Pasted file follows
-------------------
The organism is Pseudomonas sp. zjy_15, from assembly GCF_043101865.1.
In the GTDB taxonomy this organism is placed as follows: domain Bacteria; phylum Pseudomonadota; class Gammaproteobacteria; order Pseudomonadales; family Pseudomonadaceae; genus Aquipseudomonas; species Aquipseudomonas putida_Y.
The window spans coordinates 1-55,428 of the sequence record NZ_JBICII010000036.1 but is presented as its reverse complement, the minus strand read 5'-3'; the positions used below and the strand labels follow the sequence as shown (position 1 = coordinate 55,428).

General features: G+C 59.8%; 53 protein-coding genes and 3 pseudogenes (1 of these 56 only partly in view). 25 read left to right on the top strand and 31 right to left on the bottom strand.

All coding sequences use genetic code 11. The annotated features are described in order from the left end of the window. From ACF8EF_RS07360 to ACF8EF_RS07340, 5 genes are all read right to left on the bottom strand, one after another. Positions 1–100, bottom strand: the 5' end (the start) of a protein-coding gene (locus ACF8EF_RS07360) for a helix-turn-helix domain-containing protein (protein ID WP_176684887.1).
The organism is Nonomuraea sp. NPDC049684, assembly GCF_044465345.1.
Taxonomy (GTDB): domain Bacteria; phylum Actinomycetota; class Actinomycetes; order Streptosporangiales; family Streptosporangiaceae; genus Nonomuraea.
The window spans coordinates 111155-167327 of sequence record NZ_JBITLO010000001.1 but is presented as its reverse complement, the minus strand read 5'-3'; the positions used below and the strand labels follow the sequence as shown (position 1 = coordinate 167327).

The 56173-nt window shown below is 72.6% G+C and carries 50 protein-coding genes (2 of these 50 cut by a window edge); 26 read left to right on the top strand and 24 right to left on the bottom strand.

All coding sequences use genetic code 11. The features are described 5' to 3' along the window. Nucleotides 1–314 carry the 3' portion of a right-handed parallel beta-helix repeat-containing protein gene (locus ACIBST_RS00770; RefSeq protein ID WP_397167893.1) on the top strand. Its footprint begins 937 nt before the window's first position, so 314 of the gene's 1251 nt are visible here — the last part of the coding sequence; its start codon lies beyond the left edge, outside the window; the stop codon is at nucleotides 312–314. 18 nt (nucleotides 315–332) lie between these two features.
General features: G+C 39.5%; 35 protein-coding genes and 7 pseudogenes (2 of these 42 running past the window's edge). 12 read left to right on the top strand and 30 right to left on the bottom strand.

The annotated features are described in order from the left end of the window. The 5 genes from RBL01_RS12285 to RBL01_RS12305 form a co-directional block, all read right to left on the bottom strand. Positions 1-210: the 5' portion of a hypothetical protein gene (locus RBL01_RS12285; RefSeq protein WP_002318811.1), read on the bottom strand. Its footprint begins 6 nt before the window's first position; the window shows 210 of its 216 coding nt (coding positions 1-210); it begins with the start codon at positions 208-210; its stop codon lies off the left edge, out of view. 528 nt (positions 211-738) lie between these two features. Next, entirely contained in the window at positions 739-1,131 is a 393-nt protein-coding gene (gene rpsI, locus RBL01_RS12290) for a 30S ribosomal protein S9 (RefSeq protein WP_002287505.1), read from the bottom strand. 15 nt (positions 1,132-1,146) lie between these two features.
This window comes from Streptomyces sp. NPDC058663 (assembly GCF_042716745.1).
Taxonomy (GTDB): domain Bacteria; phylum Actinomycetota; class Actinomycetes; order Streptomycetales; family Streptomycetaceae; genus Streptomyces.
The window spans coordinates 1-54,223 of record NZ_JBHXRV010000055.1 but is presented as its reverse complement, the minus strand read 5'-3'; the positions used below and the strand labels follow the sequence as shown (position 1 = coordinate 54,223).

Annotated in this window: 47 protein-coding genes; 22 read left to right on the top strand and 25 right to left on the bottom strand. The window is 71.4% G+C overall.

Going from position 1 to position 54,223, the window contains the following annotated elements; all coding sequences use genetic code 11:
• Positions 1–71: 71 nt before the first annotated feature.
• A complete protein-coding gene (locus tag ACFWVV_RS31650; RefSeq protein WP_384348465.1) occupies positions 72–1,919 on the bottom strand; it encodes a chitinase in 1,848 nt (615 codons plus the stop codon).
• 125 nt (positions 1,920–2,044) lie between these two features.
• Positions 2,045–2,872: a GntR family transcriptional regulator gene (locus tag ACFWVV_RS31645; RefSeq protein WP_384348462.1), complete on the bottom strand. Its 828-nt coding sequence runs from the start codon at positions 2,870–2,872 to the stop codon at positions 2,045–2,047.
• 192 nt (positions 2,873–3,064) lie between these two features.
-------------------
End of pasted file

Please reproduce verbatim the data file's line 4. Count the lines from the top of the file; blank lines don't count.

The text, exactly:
General features: G+C 59.8%; 53 protein-coding genes and 3 pseudogenes (1 of these 56 only partly in view). 25 read left to right on the top strand and 31 right to left on the bottom strand.